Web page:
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B.C. renews campaign to prevent sexual violence on university, college campuses

Nearly two-thirds of all sexual assaults occur on campus during the first eight weeks
Posters and digital advertisements will target students in the first eight weeks of the school year. (SafeCampusesBC Photo)

Sex without consent is rape. That’s the message of a renewed provincial program to prevent sexual violence on post-secondary campuses.

The Ministry of Advanced Education and Skills Training has relaunched the “…Is Not Yes” campaign to raise awareness about sexual violence prevention on post-secondary campuses. The campaign was first launched in the 2019/20 school year.

RELATED: Province launches sexual violence prevention campaign at B.C. universities, colleges

The province said that after consultation with students, this year’s campaign will have a much larger presence both on-campus and online, as well as a renewed focus on what consent means.

Digital advertisements will appear on Facebook, Instagram, Twitter and Snapchat in multiple languages. The campaign will run everywhere from popular student restaurants and bars to display murals and print advertisements.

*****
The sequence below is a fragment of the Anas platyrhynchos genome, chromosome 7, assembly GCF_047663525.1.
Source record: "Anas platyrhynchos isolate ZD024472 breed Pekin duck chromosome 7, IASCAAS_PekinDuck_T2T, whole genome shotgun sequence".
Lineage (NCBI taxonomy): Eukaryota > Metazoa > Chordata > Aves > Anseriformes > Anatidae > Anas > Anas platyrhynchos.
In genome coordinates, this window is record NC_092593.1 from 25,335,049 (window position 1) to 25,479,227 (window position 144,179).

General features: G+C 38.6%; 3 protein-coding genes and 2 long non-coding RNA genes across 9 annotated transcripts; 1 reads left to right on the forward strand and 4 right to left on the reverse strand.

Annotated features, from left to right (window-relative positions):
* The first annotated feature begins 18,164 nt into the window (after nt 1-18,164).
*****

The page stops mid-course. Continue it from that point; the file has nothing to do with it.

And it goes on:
Nearly two-thirds of all sexual assaults occur on campus during the first eight weeks of class, so the campaign will be heavily focused on that time period.

“Sexual violence has no place on our campuses,” said Anne Kang, minister of advanced education and skills training. “Understanding consent is one of the first steps to preventing sexual violence because only ‘yes’ means ‘yes’. The messages about sex, consent and sexual violence in this campaign are direct because students have told us loud and clear that we need to meet them in a thought-provoking and direct way.”

Shareable campaign materials are being distributed to student and faculty organizations at all of the 25 public post-secondary institutions around B.C. to help amplify the campaign message. Every post-secondary institution in B.C. is also required to have sexual violence and misconduct policies.

RELATED: Sex assault supports vary in B.C. universities a year after provincial bill


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